Semiconductor Technology Node History and Roadmap

May 16, 2017, anysilicon

65nm, 28nm, 10nm, 7nm… If you follow Intel’s processors or Xilinx’s FPGAs, you have probably heard about the term semiconductor process node. Semiconductor foundries are investing billions of dollars to make the newest technology node available to the market.


Traditionally, the technology (process) node indicated to the transistor’s gate length. Today, things are more complex, therefore the technology node is basically a marketing name.


Here is an historical overview and roadmap for new technology nodes, showing an impressive and relentless development of new technology nodes in the last 30 years.



  • In 1997, most of the leading semiconductor introduced the 250nm process node.
  • The 180nm process node, was introduced in 1999 by most Intel, Texas Instruments, IBM, and TSMC.
  • Just 2 year later, Intel, Texas Instruments, IBM, and TSMC introduced the 130nm node.
  • The 90nm process node was introduced in 2004 by AMD, Infineon, Texas Instruments, IBM, and TSMC.
  • In 2006, Intel, AMD, IBM, UMC, Chartered and TSMC introduced the 65nm technology node.
  • Matsushita, Intel, AMD, IBM, Infineon, Samsung, SMIC and Chartered Semiconductor have introduced the 45nm process node.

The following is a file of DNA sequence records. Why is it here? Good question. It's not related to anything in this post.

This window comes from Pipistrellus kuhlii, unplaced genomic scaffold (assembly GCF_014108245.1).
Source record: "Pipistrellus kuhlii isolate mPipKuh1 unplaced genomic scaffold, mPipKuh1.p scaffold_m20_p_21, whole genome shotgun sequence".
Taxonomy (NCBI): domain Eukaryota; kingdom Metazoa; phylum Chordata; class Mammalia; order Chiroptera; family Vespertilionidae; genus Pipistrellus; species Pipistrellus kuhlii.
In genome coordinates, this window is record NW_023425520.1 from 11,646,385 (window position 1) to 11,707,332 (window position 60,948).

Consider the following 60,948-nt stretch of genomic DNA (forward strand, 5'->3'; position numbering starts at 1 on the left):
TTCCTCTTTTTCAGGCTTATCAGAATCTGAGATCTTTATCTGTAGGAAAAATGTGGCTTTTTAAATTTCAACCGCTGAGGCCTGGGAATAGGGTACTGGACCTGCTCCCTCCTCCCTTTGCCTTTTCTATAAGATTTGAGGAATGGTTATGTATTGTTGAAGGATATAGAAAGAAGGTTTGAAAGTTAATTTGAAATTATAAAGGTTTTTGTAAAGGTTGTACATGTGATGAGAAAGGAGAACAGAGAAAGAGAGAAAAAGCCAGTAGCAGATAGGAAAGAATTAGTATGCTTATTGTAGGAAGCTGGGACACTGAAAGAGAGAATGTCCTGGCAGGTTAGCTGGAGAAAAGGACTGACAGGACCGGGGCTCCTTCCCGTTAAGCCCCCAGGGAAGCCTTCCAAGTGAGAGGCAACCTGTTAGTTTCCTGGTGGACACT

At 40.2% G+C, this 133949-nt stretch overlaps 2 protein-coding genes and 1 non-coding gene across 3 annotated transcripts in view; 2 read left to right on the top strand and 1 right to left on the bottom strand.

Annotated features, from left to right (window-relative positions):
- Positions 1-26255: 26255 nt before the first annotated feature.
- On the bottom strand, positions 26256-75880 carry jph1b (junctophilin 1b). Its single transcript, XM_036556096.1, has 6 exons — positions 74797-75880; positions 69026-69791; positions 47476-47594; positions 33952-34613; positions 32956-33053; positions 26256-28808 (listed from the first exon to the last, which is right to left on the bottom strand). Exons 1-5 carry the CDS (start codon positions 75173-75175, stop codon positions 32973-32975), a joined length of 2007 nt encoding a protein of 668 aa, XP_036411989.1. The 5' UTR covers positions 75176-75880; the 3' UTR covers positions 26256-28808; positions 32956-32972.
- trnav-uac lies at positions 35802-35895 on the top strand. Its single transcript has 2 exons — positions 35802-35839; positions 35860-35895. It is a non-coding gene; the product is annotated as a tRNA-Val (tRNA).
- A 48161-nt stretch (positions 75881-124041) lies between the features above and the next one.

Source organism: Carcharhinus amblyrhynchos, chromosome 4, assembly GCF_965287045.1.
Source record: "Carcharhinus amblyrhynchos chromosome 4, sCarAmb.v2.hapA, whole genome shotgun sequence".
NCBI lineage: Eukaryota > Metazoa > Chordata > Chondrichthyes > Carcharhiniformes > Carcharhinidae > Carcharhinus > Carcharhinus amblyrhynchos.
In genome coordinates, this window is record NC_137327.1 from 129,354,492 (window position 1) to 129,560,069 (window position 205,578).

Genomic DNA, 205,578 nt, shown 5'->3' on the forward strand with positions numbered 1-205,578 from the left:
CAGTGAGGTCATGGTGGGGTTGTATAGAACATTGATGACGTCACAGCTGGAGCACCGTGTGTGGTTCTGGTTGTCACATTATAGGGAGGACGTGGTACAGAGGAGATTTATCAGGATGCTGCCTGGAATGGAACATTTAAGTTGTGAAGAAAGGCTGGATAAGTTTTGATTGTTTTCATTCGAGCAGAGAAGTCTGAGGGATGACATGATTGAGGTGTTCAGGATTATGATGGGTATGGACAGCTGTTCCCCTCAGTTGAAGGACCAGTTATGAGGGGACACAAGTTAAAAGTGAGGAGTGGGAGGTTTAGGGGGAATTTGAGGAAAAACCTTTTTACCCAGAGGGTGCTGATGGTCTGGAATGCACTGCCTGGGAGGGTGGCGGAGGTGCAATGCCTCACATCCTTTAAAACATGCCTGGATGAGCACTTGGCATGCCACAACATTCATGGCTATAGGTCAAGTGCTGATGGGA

• The first 14 nm scale devices were shipped to consumers by Intel in 2014.
  • Samsung first released their version of a 10 nm process node in 2017.
  • In 2017, TSMC announced 7nm technology node production starting in 2018


(get the full size image here)

semicondctor technology node roadmap anysilicon small


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  • Bill Martin

    late seeing this post….process nodes have always been defined by minimum geometries that allowed an IC to work. If you go back in to the 1970-90s, this was the spacing between source/drain (or gate length). Shorter than this and a channel was not created and the S/D were shorted out. This controlled process migration for decades until foundries started to see a shift in what ‘minimum’ geometry caused failures. Typically today, it is all about metal spacing required to produce a working IC. Pitches less than the acceptable metal pitch causes high yield issues….So we have migrated from ‘gate length’ to ‘metal pitch’ and probably in the future it will be ‘atom’ width…..